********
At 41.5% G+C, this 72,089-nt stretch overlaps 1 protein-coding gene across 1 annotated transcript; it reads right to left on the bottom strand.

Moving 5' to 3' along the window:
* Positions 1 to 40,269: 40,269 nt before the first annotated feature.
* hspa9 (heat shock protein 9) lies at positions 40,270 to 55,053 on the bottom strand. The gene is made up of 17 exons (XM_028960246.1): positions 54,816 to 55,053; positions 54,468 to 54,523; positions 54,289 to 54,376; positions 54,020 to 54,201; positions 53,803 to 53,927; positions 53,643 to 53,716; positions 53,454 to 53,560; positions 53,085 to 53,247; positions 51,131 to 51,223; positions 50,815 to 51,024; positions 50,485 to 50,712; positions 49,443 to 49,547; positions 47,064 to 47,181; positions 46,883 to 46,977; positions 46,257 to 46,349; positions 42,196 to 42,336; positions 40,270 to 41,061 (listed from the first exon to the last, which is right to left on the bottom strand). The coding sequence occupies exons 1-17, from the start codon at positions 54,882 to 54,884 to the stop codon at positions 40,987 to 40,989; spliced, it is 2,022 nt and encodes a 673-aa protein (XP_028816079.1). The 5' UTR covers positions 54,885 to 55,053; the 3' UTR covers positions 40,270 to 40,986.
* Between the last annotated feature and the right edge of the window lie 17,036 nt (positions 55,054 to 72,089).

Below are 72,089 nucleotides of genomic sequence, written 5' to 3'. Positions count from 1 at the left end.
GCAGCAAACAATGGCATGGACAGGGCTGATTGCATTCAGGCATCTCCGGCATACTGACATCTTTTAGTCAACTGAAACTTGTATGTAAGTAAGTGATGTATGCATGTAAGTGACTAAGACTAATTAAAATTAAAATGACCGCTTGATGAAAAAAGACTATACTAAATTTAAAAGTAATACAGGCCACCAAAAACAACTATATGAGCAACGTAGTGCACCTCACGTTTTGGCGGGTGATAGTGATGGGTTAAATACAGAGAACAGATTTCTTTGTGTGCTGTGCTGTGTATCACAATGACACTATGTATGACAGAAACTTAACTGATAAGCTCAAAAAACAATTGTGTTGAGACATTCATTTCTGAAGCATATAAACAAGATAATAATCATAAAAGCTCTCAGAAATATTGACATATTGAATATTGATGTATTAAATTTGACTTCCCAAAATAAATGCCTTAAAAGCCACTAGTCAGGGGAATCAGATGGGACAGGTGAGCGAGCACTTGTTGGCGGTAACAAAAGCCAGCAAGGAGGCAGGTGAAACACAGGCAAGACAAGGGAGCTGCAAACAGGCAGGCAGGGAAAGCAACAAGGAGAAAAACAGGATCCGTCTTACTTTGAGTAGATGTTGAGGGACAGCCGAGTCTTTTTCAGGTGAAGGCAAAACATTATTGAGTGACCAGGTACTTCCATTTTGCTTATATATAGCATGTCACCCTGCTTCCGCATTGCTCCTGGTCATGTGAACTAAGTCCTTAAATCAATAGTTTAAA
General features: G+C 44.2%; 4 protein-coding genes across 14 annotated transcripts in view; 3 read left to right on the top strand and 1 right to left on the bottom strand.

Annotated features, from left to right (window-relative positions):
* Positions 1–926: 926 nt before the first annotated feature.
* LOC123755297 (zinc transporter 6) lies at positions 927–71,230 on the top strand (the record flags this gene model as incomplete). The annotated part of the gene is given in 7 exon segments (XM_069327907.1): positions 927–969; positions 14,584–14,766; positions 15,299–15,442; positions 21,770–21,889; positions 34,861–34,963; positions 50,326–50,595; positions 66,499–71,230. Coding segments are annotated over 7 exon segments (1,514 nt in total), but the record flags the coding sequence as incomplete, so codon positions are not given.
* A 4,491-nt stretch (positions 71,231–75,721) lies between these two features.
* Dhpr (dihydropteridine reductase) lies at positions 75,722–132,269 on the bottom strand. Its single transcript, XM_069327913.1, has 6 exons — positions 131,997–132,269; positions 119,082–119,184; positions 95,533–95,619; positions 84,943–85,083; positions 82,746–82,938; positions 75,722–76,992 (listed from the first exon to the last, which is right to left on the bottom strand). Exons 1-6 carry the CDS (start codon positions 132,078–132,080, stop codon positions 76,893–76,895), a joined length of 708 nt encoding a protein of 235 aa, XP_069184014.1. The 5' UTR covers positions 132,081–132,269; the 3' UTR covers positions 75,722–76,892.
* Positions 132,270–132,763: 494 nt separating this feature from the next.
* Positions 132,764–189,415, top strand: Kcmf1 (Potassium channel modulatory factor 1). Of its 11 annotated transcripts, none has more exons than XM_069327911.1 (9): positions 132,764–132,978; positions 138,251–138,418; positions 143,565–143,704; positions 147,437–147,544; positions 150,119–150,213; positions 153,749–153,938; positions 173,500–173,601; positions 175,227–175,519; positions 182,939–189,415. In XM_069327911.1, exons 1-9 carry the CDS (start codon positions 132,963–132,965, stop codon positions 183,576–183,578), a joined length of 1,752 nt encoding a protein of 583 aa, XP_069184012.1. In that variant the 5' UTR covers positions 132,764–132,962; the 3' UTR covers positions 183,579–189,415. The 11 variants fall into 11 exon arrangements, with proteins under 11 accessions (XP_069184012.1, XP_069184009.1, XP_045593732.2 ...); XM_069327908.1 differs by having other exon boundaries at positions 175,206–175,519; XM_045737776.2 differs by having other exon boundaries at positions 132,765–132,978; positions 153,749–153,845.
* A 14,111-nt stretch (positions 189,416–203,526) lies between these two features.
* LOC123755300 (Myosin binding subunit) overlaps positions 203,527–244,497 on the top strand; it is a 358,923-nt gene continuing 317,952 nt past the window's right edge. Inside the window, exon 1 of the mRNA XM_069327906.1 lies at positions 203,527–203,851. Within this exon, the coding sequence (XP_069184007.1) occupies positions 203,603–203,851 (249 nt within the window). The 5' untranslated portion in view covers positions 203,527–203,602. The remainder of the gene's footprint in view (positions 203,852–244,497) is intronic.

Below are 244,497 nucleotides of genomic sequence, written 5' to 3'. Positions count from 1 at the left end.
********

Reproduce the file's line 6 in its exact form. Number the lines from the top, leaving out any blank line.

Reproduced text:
Below are 72,089 nucleotides of genomic sequence, written 5' to 3'. Positions count from 1 at the left end.